The five-star talent is finally experiencing five-star atmospheres.
Tennessee redshirt junior receiver Bru McCoy produced his finest college performance during Saturday's 38-33 victory over Florida, amassing five catches for 102 yards and a touchdown. The 6-foot-3, 220-pounder has played before consecutive sellout crowds at Neyland Stadium after sitting out two of his three seasons at Southern California.
His one year of playing at USC was in 2020, when the Trojans won five of six games in empty venues amid the coronavirus pandemic.
"I didn't really know what I was getting myself into," McCoy said after the win over the Gators. "I couldn't picture it. I couldn't fathom it -- the sound, the crowd, everything. It's an unbelievable experience. It's surreal.
"I made the best decision I've made by coming here."
McCoy ranks third on Tennessee's team through its 4-0 start with 13 receptions for 211 yards (16.2 yards per catch) and two touchdowns. His output Saturday was very much needed given the absence of returning 1,000-yard receiver Cedric Tillman, who torched Pittsburgh for 162 yards on Sept. 10 but suffered an ankle injury against Akron the next week.
The No. 8 Volunteers are off this weekend before traveling to LSU on Oct. 8.
"I've just done my best to ride the roller coaster the best way I can and do what I can to help the team," McCoy said. "I came here to do a job and help this team win, and that's what I'm going to try and do."
McCoy, who is from Palos Verdes Estates, California, announced his transfer to Tennessee in early May, instantly becoming the most touted player coming out of high school on the Vols roster. McCoy was the No. 9 overall signee nationally in the 247Sports.com composite rankings in 2019, one spot ahead of current Tennessee right tackle Darnell Wright.
After redshirting with the Trojans in 2019, McCoy collected 21 catches the following year for 236 yards and two touchdowns. A promising 2021 season was derailed last August, however, when he was arrested by the Los Angeles Police Department on an intimate partner violence charge.
Though criminal charges were dropped within a few weeks, McCoy was never allowed back on the team but was able to take fall semester classes. He practiced last month with the Vols throughout all of preseason camp, but he wasn't cleared until six days before the Ball State opener.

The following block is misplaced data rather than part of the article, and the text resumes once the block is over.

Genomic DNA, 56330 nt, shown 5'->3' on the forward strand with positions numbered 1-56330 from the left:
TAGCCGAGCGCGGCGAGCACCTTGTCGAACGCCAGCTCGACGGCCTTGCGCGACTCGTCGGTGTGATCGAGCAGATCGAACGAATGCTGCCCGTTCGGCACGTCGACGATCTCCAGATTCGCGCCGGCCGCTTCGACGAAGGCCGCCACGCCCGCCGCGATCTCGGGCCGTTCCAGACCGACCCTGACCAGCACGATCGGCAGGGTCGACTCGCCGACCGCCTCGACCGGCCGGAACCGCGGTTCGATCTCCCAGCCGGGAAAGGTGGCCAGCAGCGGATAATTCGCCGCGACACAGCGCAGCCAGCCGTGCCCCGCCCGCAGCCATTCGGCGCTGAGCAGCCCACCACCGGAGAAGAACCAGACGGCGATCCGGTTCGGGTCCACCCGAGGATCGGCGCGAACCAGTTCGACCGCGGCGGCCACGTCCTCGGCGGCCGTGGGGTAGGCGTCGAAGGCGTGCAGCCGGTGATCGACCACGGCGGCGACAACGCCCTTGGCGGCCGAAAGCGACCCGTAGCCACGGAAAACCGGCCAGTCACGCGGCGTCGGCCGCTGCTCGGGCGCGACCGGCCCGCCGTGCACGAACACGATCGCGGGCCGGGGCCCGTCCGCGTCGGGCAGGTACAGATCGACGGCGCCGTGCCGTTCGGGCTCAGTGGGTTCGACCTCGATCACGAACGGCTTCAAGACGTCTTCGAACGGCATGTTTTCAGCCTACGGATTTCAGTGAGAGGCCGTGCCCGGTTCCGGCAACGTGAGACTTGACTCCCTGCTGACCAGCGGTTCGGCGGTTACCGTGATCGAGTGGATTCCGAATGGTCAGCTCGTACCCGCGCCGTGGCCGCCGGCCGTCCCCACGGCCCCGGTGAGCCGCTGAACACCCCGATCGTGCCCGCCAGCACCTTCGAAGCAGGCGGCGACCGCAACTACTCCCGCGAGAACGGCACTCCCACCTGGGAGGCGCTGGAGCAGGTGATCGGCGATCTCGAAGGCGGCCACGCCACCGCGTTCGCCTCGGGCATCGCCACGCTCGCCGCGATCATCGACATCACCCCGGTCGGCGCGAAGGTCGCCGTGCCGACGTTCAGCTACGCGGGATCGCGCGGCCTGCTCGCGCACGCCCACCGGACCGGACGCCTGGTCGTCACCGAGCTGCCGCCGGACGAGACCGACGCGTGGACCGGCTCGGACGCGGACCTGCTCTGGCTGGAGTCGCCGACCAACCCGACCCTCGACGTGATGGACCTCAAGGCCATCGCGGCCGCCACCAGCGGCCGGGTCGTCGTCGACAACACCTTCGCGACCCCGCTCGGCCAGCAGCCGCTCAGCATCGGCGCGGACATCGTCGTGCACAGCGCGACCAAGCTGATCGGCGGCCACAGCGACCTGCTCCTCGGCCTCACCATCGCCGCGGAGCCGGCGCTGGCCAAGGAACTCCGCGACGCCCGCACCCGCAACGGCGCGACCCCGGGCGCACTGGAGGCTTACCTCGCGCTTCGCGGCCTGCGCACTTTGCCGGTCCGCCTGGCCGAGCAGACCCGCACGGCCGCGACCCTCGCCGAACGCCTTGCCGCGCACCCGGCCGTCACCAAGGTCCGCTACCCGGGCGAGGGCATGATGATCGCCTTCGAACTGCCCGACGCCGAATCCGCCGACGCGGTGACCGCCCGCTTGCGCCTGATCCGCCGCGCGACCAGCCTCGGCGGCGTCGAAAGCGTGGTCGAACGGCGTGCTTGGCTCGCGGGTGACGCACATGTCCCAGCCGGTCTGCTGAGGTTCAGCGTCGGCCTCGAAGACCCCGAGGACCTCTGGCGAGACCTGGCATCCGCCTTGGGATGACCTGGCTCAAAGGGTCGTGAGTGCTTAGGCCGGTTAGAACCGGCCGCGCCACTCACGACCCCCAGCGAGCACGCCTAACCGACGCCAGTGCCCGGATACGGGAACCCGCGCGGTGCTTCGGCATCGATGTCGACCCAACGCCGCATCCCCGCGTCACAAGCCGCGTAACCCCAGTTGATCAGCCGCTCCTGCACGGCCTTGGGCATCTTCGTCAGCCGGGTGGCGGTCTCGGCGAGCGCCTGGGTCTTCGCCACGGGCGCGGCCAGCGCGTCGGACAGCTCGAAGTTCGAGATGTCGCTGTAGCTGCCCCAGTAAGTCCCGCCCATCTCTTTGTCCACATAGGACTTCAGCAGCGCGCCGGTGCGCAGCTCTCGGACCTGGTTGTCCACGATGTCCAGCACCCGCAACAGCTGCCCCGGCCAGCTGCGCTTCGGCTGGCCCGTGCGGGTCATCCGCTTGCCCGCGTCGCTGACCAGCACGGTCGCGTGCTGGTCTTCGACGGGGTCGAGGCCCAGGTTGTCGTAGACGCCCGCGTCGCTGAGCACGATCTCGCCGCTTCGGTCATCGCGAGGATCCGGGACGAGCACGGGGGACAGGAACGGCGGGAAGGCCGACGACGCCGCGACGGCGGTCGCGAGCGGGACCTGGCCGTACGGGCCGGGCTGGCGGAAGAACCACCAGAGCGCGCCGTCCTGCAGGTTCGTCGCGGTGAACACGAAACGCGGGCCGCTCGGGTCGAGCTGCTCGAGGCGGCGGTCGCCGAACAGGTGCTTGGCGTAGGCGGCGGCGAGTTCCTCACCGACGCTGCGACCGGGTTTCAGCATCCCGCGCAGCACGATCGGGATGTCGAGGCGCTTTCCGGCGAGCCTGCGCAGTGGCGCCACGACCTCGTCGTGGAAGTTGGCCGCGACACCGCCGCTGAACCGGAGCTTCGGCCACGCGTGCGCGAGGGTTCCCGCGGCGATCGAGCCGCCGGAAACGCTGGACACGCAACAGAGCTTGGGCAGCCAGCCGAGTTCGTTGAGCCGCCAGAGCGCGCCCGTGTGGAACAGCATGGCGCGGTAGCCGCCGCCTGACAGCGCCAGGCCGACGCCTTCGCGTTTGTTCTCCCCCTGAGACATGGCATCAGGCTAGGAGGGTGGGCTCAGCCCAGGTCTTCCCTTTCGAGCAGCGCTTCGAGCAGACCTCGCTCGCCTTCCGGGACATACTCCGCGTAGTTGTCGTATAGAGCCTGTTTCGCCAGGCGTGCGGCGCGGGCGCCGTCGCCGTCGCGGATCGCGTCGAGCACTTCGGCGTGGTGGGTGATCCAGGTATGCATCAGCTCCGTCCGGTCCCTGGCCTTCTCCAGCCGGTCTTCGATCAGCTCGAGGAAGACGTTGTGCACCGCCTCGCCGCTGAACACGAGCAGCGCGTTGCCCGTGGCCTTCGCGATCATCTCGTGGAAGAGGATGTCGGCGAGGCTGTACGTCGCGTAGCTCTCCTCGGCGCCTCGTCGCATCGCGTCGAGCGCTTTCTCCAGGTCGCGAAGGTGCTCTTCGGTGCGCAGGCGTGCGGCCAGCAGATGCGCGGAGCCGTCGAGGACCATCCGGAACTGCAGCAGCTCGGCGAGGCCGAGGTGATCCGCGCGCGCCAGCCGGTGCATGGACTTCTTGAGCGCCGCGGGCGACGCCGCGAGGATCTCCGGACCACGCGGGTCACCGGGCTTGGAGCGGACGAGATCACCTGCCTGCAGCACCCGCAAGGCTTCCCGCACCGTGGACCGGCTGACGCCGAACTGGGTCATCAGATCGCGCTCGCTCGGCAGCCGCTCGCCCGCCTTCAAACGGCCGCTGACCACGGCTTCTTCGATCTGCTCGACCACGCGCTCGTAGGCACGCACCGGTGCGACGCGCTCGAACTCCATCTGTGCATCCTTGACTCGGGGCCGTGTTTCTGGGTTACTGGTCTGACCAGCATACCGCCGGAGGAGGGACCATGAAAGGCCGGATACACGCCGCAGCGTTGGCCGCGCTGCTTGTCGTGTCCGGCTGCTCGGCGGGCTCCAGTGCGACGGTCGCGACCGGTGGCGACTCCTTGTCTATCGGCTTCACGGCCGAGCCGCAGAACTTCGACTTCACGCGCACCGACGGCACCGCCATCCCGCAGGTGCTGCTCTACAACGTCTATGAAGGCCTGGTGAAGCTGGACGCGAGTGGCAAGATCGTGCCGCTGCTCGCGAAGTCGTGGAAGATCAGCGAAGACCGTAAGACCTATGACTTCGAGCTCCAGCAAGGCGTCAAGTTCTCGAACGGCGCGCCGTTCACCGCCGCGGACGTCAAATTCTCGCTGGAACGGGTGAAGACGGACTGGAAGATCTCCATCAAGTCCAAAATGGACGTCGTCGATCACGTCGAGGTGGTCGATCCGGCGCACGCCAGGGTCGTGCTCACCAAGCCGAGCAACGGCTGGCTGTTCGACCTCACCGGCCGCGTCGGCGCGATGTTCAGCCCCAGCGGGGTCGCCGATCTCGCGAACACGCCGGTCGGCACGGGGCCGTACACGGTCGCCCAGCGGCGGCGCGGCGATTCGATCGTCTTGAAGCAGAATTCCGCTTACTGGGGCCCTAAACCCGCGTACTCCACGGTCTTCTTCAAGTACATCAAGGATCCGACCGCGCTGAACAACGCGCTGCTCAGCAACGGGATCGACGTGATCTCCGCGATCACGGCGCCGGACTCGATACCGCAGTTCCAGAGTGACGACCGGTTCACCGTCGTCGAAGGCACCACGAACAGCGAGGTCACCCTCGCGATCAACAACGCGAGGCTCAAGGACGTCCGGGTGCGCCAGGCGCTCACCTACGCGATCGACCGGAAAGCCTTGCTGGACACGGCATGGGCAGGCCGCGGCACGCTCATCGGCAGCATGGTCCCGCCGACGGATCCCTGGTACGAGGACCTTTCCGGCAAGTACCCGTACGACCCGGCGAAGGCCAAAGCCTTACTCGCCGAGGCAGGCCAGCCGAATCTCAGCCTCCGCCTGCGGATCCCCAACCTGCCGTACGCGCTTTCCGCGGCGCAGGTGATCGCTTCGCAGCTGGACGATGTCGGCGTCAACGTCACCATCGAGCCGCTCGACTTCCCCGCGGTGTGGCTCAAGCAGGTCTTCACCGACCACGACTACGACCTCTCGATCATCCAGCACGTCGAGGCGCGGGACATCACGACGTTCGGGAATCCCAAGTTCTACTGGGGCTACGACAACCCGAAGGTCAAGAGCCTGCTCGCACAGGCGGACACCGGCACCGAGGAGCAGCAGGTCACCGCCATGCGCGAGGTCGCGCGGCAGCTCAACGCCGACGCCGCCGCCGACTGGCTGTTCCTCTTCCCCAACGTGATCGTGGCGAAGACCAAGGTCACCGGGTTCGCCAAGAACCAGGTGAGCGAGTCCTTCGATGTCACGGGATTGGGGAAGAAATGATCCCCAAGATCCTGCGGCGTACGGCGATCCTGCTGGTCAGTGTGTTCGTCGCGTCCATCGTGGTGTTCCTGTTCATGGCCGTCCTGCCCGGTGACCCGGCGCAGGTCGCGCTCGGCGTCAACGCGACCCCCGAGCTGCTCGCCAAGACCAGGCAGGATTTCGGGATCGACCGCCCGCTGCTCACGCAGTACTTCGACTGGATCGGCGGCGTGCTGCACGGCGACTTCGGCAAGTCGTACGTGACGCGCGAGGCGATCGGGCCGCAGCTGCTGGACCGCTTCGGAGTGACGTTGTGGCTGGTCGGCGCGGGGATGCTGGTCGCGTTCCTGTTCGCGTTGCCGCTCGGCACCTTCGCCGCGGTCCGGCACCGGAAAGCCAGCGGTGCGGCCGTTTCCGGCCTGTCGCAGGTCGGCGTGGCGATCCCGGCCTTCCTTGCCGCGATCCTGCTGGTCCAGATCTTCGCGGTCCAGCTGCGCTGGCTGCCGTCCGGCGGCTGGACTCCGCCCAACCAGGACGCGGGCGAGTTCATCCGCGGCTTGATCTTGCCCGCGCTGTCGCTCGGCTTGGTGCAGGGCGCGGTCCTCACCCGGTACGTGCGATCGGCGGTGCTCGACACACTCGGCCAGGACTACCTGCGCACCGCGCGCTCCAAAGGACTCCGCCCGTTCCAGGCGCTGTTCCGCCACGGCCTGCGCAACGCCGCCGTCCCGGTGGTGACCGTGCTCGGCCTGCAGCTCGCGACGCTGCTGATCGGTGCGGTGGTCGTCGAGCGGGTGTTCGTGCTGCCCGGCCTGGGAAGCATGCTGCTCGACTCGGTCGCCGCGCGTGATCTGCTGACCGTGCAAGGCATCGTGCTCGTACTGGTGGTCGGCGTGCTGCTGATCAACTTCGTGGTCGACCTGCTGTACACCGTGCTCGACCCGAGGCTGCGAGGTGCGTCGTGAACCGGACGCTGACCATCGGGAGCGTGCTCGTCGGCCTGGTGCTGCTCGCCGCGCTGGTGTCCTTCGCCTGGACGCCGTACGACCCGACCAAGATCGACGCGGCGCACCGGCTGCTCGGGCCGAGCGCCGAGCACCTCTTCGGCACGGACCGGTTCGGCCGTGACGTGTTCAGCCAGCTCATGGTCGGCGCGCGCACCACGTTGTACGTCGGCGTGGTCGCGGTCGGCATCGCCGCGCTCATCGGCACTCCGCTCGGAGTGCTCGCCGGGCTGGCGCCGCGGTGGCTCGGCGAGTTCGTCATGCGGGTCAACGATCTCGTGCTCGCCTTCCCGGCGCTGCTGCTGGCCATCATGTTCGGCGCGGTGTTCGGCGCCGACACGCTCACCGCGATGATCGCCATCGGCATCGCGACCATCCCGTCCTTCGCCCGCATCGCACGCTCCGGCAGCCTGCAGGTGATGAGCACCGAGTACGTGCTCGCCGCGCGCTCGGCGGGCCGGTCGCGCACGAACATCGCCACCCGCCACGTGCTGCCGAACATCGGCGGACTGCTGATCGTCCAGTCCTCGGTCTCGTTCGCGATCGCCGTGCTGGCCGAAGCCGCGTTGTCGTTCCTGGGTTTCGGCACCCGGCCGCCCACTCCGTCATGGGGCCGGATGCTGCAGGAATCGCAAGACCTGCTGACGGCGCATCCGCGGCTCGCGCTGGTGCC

"Prior to it, I was really anxious just waiting to find out," McCoy said. "I came a long way, and I was happy to be able to give something to the team and provide something and not just be a body that came in with all this media attention behind it. Now, I actually had the opportunity to come out and play.
"It was a big weight lifted off my shoulders and my family's shoulders."
Tennessee second-year coach Josh Heupel was both pleased and emotional when hearing the news, saying in late August, "Now he has an opportunity to move forward with his future and go compete with his teammates, and having the chance to tell him and then hear him tell his dad was one of the great moments in my career."
McCoy credits Tillman with taking him in and for quickly making him feel a part of the team, and constantly moving forward is McCoy's objective now.
"I've grown older and learned a lot," he said. "I'm just happy for this opportunity."
Odds and ends
Vols quarterback Hendon Hooker was named Tuesday as the Maxwell Award national player of the week following his 461-yard performance -- 349 passing and 112 rushing -- against Florida. ... Tennessee has already put 2023 season tickets on sale at AllVols.com.
Contact David Paschall at firstname.lastname@example.org.